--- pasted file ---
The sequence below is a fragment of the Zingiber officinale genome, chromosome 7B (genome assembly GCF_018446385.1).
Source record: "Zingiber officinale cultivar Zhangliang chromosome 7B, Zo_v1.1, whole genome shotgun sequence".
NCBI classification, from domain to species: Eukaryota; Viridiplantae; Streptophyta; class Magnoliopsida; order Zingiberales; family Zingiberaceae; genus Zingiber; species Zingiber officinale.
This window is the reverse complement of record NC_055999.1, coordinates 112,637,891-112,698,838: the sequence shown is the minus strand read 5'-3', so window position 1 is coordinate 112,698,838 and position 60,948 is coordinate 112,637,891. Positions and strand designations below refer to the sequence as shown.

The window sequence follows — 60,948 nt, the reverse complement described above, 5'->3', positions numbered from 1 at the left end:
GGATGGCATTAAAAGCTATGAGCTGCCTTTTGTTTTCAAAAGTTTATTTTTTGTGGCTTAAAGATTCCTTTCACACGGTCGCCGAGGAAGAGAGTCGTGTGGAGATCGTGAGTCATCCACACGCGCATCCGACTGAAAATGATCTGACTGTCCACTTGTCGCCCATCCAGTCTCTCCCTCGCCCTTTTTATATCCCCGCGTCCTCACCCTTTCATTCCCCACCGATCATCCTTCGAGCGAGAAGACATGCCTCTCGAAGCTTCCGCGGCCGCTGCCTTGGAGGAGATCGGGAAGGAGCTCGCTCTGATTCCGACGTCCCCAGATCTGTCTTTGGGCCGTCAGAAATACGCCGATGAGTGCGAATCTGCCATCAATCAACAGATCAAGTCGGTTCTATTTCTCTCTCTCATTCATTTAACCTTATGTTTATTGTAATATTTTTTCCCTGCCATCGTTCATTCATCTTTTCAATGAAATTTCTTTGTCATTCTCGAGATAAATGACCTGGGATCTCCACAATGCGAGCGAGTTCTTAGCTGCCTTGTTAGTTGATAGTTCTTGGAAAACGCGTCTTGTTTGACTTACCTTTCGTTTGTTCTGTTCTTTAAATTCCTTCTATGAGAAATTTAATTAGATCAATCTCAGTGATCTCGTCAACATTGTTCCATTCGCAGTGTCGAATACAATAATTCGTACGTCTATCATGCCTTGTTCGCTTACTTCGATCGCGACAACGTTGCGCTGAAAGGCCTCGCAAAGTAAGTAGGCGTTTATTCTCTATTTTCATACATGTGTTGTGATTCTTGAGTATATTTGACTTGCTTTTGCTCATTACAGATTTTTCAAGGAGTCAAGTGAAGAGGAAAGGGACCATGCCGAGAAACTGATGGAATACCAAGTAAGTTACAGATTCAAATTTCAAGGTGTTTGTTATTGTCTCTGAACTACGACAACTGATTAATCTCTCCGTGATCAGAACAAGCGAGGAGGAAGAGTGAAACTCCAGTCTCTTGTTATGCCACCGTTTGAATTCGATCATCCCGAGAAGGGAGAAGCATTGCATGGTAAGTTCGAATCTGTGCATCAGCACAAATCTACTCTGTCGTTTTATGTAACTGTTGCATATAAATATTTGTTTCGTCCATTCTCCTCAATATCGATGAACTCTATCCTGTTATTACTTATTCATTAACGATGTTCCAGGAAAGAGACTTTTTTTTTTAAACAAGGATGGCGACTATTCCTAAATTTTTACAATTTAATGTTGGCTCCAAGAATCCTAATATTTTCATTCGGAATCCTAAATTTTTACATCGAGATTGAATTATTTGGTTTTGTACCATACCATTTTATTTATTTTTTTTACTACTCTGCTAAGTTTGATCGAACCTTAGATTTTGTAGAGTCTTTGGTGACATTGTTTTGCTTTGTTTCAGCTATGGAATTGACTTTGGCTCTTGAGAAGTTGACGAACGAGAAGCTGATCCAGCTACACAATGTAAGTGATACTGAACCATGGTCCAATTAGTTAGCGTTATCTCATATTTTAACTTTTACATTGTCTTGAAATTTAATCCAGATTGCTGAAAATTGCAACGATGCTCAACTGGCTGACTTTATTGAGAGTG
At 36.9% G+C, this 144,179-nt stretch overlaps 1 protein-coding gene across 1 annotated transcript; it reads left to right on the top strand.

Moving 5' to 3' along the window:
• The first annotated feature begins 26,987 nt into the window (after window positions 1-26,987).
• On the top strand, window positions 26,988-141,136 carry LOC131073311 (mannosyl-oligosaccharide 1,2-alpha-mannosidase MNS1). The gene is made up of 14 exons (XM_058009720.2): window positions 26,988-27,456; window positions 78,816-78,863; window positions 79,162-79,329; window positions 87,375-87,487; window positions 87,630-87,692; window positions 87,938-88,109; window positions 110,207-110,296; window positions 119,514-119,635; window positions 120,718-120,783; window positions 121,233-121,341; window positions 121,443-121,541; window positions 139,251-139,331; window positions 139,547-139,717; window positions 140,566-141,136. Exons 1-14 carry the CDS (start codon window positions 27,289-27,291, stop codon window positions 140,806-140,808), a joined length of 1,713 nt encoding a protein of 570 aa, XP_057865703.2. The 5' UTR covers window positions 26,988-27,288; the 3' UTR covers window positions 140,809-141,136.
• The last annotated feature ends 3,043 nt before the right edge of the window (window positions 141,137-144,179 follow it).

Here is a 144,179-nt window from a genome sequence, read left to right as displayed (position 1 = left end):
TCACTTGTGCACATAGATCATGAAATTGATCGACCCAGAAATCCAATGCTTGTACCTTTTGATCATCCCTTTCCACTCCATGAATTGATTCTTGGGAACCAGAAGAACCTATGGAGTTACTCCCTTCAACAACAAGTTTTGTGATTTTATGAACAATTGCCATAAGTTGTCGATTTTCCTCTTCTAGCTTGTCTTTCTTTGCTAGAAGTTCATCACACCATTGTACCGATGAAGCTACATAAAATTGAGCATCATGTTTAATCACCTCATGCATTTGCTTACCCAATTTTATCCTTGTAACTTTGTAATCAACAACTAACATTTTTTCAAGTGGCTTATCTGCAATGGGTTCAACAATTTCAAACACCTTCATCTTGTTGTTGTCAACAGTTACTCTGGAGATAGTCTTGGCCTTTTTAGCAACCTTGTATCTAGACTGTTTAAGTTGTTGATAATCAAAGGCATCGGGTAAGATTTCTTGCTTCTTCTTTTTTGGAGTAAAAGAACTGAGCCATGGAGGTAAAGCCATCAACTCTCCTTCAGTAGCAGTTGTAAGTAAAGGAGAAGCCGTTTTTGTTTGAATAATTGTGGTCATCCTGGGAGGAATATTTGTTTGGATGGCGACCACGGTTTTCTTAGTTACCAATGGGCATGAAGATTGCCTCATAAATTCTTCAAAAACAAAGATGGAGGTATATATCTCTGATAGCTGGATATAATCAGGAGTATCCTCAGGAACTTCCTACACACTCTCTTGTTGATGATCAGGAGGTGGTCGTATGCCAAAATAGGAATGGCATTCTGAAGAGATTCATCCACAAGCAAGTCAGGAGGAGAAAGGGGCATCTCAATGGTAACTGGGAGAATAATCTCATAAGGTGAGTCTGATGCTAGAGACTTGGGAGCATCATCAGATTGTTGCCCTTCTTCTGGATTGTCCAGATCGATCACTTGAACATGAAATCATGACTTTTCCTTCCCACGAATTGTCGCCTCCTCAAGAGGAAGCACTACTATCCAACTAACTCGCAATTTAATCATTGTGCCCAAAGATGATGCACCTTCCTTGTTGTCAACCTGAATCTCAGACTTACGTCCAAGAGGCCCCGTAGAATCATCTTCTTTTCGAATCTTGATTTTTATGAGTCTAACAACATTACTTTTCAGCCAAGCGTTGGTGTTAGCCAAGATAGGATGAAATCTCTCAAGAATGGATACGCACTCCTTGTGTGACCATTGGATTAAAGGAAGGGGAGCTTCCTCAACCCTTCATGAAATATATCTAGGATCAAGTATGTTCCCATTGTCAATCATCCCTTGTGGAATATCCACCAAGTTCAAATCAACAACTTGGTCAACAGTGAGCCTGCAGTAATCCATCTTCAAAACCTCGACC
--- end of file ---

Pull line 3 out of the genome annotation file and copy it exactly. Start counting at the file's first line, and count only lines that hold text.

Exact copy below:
NCBI classification, from domain to species: Eukaryota; Viridiplantae; Streptophyta; class Magnoliopsida; order Zingiberales; family Zingiberaceae; genus Zingiber; species Zingiber officinale.